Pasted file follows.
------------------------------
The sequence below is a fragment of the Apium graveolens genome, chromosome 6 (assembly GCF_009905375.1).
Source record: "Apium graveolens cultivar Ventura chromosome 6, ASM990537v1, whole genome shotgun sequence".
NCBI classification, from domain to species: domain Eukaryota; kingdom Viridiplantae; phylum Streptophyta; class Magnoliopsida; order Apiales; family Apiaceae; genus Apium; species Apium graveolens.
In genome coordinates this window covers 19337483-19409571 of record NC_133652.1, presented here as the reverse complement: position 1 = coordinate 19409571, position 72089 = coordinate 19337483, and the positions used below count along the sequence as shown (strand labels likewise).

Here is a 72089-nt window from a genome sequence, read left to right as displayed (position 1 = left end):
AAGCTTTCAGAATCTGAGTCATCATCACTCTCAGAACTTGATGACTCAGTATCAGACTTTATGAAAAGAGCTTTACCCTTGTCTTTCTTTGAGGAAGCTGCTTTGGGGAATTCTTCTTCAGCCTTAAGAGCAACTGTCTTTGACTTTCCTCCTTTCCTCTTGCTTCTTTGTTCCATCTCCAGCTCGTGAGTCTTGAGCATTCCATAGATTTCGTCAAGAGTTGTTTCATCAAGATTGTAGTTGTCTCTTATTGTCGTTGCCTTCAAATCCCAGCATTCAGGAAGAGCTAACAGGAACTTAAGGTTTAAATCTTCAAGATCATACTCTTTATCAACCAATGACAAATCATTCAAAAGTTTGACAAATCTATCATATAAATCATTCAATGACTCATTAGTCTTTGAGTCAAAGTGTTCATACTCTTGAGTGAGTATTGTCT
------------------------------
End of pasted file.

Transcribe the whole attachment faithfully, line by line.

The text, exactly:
The sequence below is a fragment of the Apium graveolens genome, chromosome 6 (assembly GCF_009905375.1).
Source record: "Apium graveolens cultivar Ventura chromosome 6, ASM990537v1, whole genome shotgun sequence".
NCBI classification, from domain to species: domain Eukaryota; kingdom Viridiplantae; phylum Streptophyta; class Magnoliopsida; order Apiales; family Apiaceae; genus Apium; species Apium graveolens.
In genome coordinates this window covers 19337483-19409571 of record NC_133652.1, presented here as the reverse complement: position 1 = coordinate 19409571, position 72089 = coordinate 19337483, and the positions used below count along the sequence as shown (strand labels likewise).

Here is a 72089-nt window from a genome sequence, read left to right as displayed (position 1 = left end):
AAGCTTTCAGAATCTGAGTCATCATCACTCTCAGAACTTGATGACTCAGTATCAGACTTTATGAAAAGAGCTTTACCCTTGTCTTTCTTTGAGGAAGCTGCTTTGGGGAATTCTTCTTCAGCCTTAAGAGCAACTGTCTTTGACTTTCCTCCTTTCCTCTTGCTTCTTTGTTCCATCTCCAGCTCGTGAGTCTTGAGCATTCCATAGATTTCGTCAAGAGTTGTTTCATCAAGATTGTAGTTGTCTCTTATTGTCGTTGCCTTCAAATCCCAGCATTCAGGAAGAGCTAACAGGAACTTAAGGTTTAAATCTTCAAGATCATACTCTTTATCAACCAATGACAAATCATTCAAAAGTTTGACAAATCTATCATATAAATCATTCAATGACTCATTAGTCTTTGAGTCAAAGTGTTCATACTCTTGAGTGAGTATTGTCT